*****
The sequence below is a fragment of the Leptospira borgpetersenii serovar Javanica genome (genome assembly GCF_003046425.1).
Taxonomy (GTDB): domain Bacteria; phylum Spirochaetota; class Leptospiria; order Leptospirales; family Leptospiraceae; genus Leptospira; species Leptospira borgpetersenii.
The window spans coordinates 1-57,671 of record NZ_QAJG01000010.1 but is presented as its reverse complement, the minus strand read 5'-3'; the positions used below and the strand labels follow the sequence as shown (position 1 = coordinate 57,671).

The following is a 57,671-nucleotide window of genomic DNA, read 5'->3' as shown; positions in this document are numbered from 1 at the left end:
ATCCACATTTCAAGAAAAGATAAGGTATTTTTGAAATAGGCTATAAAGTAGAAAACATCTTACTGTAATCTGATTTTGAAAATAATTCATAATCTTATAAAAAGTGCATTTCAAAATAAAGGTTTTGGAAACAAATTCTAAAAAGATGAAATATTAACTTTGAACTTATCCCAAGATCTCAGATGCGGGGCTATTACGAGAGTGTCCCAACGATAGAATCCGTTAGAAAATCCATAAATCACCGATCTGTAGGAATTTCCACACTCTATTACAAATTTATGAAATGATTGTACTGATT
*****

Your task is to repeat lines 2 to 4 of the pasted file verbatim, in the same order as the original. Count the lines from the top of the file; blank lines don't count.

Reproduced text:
Taxonomy (GTDB): domain Bacteria; phylum Spirochaetota; class Leptospiria; order Leptospirales; family Leptospiraceae; genus Leptospira; species Leptospira borgpetersenii.
The window spans coordinates 1-57,671 of record NZ_QAJG01000010.1 but is presented as its reverse complement, the minus strand read 5'-3'; the positions used below and the strand labels follow the sequence as shown (position 1 = coordinate 57,671).

The following is a 57,671-nucleotide window of genomic DNA, read 5'->3' as shown; positions in this document are numbered from 1 at the left end: